Parking Zones: Efficient or a Hassle?

      As many residents of Eastern University know, the parking lots are the battlefield where a driver’s true colors are revealed. Savagery is shown when two residents fight for one spot an equal distance between them. Uproar can be heard when not a spot can be seen in sight as one gets back from working late. With the new system in place, Eastern has officially begun the Parking Lottery and Zoning. The purpose was to remove overcrowding that tends to happen in residential parking zones. This past spring, students were emailed Parking Invitations for their desirable area to park depending on Zone Preferences. Parking passes were given based on seniority for each zone and certain students on campus were already pre-placed in zones as they are Chaplains or RAs.

      After an interview with Tracy Dahn, the Service Stop Coordinator, I have come to discover more information on zoning. There are 509 parking spots for residential students across campus and they have sold the exact amount of parking spaces for each zone. In other words, if you cannot find a parking spot in your zone it means someone parked where they are not supposed to park. If this occurs, students are to call security and inform them so that  they can do parking enforcement around the area. During that time the student should park in Upper McInnis lot.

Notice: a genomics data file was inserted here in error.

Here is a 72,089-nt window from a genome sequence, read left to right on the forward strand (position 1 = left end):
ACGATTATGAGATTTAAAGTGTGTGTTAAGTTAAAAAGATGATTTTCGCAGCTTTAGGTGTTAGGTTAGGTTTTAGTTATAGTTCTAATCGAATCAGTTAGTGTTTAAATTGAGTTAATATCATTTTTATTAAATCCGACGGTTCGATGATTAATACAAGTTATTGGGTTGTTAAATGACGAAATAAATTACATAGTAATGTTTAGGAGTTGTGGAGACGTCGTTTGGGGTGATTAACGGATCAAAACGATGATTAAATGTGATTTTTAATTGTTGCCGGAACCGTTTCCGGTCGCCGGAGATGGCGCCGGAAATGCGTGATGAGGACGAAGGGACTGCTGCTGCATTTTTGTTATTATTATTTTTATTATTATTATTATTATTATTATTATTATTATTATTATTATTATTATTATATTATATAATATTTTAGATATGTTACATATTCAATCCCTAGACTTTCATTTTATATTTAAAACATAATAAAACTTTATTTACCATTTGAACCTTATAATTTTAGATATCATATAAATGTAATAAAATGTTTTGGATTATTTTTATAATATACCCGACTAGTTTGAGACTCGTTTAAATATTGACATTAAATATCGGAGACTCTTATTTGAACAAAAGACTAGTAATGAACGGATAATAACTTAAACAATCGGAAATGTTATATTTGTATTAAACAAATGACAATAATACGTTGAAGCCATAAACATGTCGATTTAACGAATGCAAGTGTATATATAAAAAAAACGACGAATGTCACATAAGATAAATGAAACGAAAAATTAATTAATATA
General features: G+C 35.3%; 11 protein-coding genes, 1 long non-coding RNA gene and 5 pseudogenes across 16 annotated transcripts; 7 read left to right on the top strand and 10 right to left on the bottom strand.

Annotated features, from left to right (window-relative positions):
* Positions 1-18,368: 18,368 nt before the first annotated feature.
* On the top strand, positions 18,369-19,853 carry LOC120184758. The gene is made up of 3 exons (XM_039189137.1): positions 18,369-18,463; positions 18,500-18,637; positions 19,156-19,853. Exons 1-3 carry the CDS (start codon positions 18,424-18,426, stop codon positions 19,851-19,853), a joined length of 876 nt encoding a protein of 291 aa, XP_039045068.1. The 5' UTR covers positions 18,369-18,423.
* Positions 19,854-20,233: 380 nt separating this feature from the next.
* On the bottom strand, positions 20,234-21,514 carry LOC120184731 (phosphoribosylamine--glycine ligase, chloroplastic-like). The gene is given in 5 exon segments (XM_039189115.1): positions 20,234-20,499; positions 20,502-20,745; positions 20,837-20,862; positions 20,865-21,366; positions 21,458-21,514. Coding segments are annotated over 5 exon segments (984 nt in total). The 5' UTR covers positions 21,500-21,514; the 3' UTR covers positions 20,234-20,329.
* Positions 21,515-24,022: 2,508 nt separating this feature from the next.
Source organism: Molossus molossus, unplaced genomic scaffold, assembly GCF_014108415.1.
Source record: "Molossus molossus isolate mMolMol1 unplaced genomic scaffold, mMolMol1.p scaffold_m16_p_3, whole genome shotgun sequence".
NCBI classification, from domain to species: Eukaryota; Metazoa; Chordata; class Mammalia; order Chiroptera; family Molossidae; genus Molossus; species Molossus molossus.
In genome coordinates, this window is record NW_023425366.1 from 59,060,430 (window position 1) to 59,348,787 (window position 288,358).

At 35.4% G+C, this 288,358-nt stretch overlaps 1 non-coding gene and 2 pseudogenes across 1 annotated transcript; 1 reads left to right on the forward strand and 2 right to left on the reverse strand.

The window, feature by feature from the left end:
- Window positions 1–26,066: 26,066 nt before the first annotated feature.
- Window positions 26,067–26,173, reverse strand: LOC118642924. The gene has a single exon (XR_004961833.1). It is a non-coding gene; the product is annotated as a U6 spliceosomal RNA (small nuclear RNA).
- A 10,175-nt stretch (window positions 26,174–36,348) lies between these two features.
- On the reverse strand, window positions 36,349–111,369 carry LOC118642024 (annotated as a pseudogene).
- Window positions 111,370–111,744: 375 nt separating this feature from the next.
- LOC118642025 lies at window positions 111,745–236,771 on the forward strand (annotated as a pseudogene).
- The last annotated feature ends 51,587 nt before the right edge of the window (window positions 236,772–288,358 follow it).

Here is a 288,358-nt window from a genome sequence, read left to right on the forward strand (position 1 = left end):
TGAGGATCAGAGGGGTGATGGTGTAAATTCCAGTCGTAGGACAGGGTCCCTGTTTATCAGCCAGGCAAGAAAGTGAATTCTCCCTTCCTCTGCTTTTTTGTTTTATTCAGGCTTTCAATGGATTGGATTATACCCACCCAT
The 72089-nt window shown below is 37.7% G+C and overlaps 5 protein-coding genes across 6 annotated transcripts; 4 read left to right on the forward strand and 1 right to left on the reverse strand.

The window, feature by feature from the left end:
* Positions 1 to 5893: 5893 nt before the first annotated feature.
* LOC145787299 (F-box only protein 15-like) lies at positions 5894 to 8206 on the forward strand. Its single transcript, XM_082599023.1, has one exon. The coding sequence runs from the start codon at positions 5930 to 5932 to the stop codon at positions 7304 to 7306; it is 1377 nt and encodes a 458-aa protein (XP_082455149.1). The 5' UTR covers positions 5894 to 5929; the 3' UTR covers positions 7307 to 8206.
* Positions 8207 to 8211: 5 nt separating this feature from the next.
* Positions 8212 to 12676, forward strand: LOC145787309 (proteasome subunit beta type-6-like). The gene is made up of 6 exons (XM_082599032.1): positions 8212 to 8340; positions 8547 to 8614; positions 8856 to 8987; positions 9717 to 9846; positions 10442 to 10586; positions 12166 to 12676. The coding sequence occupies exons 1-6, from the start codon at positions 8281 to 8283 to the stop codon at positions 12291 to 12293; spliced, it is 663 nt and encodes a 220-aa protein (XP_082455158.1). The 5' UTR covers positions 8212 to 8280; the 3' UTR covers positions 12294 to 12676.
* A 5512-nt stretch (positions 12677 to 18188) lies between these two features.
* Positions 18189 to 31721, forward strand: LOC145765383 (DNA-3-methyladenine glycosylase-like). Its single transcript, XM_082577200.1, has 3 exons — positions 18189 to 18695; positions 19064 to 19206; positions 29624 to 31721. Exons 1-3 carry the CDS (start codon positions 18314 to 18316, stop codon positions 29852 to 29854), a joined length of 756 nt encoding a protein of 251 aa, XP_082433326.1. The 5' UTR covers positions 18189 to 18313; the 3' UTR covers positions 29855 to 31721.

There are students on campus that view this new zoning as a positive aspect Eastern has incorporated, and there are others who state that zoning makes parking their car more of a hassle. Students have become unhappy parking in the Kea Guffin lot because they must often move their cars across campus to McInnis when  events are taking place on campus or when visitors take spots in their designated zones.

      As students are still picking up their parking passes, it is hard to tell whether the zoning will be successful. A student using the zoning, senior Marc Hershey stated, “I think it’s too soon to tell. So far, I don’t think I’ve gotten a parking spot any more consistently than in other years. It’s new and we should all be patient as people fix the kinks that are occurring.” While we wait to see how the new system will turn out, we can only hope that students will accurately park in their designated areas, that students will pick up their passes on time and that security will enforce the rules on those who decide to be a nuisance.

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